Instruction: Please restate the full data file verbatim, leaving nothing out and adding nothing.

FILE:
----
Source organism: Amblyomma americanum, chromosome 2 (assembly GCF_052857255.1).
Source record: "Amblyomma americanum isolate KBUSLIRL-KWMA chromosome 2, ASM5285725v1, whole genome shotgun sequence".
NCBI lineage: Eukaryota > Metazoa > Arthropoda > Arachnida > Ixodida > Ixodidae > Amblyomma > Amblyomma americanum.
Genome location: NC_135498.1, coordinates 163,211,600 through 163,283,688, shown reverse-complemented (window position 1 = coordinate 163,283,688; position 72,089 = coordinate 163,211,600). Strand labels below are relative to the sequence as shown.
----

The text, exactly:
Source organism: Amblyomma americanum, chromosome 2 (assembly GCF_052857255.1).
Source record: "Amblyomma americanum isolate KBUSLIRL-KWMA chromosome 2, ASM5285725v1, whole genome shotgun sequence".
NCBI lineage: Eukaryota > Metazoa > Arthropoda > Arachnida > Ixodida > Ixodidae > Amblyomma > Amblyomma americanum.
Genome location: NC_135498.1, coordinates 163,211,600 through 163,283,688, shown reverse-complemented (window position 1 = coordinate 163,283,688; position 72,089 = coordinate 163,211,600). Strand labels below are relative to the sequence as shown.